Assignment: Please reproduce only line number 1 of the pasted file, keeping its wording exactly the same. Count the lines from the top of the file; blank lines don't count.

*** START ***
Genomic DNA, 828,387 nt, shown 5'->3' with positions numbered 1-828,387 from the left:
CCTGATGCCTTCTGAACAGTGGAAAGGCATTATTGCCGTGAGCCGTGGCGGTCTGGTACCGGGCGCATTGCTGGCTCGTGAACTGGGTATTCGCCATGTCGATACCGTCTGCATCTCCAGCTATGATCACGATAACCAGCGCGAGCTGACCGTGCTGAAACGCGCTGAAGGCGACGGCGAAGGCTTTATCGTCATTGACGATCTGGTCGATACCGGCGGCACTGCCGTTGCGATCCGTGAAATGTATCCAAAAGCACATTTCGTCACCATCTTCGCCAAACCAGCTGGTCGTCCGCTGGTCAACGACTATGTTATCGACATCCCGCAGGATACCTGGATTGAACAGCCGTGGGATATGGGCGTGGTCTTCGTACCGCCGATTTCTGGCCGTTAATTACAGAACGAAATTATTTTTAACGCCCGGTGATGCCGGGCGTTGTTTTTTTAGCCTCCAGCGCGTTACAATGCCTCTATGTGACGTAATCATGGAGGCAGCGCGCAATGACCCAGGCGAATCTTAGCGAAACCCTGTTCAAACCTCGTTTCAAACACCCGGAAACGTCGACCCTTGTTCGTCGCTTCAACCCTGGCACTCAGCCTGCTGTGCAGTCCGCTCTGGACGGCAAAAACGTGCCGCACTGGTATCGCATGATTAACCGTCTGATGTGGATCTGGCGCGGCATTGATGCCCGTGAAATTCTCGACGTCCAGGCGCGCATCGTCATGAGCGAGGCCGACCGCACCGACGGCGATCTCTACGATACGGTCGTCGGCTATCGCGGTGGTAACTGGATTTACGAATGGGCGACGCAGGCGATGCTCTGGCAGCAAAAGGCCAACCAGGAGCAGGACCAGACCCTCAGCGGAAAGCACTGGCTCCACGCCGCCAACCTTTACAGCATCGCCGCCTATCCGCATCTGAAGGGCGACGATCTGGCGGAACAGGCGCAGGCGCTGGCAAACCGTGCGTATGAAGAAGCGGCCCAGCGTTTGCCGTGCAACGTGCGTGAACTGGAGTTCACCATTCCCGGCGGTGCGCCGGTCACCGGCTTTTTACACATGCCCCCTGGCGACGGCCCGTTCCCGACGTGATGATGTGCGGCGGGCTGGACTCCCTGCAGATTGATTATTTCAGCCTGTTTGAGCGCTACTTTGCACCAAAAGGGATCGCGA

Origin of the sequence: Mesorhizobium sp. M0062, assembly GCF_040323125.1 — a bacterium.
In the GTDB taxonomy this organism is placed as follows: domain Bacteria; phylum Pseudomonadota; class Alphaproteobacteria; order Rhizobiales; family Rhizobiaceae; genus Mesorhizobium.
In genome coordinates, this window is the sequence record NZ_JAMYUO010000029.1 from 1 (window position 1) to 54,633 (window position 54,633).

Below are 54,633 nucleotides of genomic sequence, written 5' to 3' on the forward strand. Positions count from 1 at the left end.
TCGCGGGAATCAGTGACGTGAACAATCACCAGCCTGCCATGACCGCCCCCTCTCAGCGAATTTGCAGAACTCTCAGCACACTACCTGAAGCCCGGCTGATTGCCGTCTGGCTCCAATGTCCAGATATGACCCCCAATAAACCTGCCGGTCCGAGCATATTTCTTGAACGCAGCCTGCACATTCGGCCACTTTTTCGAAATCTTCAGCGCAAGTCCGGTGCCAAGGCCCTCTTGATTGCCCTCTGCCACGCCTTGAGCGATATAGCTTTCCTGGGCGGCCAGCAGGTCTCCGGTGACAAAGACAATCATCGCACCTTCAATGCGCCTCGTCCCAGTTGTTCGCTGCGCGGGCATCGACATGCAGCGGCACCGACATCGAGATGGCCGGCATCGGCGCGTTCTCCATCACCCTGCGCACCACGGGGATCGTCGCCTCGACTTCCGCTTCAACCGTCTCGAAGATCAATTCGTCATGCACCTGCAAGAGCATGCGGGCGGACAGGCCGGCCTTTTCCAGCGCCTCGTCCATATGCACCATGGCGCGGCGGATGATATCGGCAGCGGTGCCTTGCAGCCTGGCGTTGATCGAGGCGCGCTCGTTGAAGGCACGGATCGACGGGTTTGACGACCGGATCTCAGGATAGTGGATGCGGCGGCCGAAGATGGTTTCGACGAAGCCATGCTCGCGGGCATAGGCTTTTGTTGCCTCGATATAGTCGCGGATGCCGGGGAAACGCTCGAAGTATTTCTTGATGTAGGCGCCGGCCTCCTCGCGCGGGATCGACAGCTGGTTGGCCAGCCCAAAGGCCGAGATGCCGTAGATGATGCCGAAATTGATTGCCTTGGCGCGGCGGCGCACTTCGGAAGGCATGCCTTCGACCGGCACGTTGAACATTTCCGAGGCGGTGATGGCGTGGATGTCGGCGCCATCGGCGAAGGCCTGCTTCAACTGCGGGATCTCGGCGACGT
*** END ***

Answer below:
Genomic DNA, 828,387 nt, shown 5'->3' with positions numbered 1-828,387 from the left: